Commit Guidelines


Guidelines on how our git commit messages can be formatted.

This leads to more readable messages and a better project history.

Inspired by Sentry.

General Rules

  1. Separate subject from body with a blank line

  2. Limit the subject line to 70 characters

  3. Capitalize the subject line

  4. Do not end the subject line with a period

  5. Use the imperative mood in the subject line

  6. Use the body to explain what and why vs. how

  7. Each commit should be a single, stable change

Merge Vs Rebase

That means that every commit on its own should be a clear, functional, and stable change.

This means then when you are building a new feature, you should try to pare it down into functional steps, and when that’s not reasonable, the end patch should be a single commit.

This is counter to having a Pull Request which may include “fix unmerged behavior”.

Those commits should get squashed, and the final patch when landed should be rebased.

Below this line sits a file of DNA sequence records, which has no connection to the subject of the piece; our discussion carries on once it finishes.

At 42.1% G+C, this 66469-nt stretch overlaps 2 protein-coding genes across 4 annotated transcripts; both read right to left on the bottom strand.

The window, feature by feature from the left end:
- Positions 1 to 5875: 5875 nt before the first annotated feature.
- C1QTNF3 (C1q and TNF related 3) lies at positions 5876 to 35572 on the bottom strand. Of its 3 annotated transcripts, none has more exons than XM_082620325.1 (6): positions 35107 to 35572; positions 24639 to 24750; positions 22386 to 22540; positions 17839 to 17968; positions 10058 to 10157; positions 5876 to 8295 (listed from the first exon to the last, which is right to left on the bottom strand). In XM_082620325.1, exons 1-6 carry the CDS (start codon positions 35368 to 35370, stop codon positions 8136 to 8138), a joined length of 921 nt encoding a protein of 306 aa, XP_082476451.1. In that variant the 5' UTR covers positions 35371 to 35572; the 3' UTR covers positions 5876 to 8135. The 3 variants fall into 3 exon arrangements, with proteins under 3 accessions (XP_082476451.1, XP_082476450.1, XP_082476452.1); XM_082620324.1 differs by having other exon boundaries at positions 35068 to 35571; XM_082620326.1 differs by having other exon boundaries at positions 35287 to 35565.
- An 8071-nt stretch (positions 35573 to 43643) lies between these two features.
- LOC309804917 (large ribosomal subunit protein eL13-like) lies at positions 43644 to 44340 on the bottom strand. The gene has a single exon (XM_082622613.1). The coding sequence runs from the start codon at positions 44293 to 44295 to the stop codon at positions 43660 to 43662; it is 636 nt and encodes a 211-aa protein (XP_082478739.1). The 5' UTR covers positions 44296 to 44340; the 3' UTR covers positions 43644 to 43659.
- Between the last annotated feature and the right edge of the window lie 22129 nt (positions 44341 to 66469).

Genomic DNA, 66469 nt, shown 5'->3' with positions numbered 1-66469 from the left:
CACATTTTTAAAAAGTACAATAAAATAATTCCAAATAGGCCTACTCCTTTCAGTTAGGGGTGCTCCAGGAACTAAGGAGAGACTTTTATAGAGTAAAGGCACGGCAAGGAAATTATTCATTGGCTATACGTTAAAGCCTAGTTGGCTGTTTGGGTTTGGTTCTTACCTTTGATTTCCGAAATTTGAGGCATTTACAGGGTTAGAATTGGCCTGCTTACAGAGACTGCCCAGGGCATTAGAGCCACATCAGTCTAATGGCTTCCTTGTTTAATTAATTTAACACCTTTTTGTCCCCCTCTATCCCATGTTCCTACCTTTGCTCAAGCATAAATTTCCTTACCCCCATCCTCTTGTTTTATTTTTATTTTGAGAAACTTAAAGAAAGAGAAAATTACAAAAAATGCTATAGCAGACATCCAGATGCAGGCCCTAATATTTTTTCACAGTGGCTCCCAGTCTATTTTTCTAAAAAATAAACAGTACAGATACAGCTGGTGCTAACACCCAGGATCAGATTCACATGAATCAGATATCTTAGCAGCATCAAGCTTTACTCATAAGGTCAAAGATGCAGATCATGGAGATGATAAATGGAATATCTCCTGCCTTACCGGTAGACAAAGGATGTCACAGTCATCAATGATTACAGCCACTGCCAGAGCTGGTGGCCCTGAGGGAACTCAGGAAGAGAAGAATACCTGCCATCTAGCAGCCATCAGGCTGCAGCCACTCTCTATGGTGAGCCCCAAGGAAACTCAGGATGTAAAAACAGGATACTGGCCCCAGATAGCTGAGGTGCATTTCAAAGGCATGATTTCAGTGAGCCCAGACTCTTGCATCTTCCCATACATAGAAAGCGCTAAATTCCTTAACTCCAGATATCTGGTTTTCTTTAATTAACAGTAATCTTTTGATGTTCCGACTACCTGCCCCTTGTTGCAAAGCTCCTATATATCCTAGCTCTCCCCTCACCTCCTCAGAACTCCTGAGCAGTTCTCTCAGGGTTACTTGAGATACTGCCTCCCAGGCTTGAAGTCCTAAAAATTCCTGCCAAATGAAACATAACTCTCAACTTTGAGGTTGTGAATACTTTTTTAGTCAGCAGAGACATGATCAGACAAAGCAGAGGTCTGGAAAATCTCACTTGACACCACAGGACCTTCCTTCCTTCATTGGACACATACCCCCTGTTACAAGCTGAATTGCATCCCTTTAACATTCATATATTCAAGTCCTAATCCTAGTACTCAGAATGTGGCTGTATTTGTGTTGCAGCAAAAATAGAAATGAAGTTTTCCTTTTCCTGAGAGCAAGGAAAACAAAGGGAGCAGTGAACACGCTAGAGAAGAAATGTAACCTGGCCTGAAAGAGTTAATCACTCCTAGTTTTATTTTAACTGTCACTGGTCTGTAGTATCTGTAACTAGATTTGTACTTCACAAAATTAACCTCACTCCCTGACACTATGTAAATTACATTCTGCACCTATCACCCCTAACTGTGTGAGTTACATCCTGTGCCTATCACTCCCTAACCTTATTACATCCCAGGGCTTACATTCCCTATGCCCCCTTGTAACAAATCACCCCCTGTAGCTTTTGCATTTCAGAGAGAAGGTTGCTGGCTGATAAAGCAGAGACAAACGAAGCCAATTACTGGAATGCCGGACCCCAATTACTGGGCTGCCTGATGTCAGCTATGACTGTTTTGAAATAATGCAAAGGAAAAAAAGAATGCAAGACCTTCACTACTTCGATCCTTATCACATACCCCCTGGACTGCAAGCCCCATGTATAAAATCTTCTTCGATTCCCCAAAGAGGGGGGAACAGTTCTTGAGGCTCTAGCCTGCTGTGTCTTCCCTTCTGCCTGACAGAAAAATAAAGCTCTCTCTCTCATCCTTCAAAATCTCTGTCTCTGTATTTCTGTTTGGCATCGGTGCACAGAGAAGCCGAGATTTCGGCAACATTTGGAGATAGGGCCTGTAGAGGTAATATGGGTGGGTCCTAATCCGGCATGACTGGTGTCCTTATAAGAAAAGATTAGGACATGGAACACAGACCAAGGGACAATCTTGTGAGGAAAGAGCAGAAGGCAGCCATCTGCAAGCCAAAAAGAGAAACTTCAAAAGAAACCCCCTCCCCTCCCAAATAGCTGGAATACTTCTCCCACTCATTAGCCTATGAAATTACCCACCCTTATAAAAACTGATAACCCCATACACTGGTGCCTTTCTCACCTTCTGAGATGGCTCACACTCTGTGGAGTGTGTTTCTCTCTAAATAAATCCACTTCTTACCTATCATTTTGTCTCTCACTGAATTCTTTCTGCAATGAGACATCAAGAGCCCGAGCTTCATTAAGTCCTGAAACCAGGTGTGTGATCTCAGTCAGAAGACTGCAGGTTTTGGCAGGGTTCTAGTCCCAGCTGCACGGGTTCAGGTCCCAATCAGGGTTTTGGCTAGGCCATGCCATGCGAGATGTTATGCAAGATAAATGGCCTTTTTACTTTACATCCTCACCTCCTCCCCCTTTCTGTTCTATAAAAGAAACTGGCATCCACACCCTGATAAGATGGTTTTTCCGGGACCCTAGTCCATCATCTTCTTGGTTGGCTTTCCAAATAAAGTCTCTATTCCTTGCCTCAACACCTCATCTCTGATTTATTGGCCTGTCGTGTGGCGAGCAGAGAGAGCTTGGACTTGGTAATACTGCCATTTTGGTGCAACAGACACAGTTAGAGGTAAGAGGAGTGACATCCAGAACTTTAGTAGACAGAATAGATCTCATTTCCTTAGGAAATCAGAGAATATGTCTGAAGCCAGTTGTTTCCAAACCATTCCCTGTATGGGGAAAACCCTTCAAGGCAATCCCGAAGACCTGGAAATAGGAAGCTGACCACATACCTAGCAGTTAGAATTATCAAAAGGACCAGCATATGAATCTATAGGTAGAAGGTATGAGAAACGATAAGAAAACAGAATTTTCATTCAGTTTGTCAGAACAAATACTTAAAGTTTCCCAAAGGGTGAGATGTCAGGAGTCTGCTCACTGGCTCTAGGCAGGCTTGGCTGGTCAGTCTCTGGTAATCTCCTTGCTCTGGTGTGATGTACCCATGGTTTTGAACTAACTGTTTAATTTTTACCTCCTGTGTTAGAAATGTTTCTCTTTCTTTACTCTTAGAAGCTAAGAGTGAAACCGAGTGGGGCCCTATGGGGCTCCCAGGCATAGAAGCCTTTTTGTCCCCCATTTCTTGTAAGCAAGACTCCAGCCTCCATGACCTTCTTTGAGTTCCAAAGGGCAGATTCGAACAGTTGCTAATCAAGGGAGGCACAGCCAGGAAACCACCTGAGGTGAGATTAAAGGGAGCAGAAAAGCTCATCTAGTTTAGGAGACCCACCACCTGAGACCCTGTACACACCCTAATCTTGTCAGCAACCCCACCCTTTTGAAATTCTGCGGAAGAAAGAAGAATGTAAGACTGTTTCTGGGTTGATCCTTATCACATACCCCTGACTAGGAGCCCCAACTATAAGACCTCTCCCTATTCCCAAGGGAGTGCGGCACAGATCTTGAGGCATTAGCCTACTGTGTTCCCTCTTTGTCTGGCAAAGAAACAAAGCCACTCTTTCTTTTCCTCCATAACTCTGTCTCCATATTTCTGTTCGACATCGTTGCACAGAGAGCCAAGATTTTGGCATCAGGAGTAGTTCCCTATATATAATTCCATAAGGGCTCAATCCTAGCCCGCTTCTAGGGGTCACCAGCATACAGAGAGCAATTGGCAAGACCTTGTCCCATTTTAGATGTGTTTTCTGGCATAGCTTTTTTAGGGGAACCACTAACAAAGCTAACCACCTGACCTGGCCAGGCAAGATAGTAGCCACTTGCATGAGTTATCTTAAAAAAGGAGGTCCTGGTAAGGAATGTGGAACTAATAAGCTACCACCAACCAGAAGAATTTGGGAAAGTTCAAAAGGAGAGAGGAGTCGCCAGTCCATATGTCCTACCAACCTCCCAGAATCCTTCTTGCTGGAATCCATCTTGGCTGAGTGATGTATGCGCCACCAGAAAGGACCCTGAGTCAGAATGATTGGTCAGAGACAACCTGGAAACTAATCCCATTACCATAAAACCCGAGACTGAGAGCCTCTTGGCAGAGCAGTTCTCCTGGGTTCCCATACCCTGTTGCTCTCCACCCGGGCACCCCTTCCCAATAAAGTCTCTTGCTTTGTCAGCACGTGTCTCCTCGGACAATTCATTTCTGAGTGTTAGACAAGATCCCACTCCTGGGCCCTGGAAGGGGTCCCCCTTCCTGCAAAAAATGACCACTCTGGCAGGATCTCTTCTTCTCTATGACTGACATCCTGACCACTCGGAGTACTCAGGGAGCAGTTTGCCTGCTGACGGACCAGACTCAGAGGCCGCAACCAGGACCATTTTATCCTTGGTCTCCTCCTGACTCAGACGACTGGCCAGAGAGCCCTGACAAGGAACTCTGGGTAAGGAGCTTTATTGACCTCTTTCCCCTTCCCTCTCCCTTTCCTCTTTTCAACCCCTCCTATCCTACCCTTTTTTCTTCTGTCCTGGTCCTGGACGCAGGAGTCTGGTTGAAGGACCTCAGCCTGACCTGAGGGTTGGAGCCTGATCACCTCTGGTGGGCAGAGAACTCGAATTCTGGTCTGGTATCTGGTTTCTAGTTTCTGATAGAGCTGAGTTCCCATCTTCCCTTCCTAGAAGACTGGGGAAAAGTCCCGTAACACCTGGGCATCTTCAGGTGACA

Remember: each commit should follow the commit message format and be stable (green build).

Rebase and Merge

The GitHub UI exposes a “Rebase and Merge” option, which, if your commits are already in following the commit guidelines, is a great way to bring your change into the codebase.

Commit Message Format

Commit messages should be short, clear and “to the point”.

[docs] Add docs about ttd-repo
[release] ttd-repo 0.0.8
[ttd-repo] Improve Dockerfile


Must be one of the following:


Documentation only changes


Changes to our CI configuration files and scripts


Some meta information in the repo changes (example scopes: owner files, editor config etc.)


Making a new release


Make clear for which check the commit is (examples: [ttd-repo], [ttd-tab] etc.)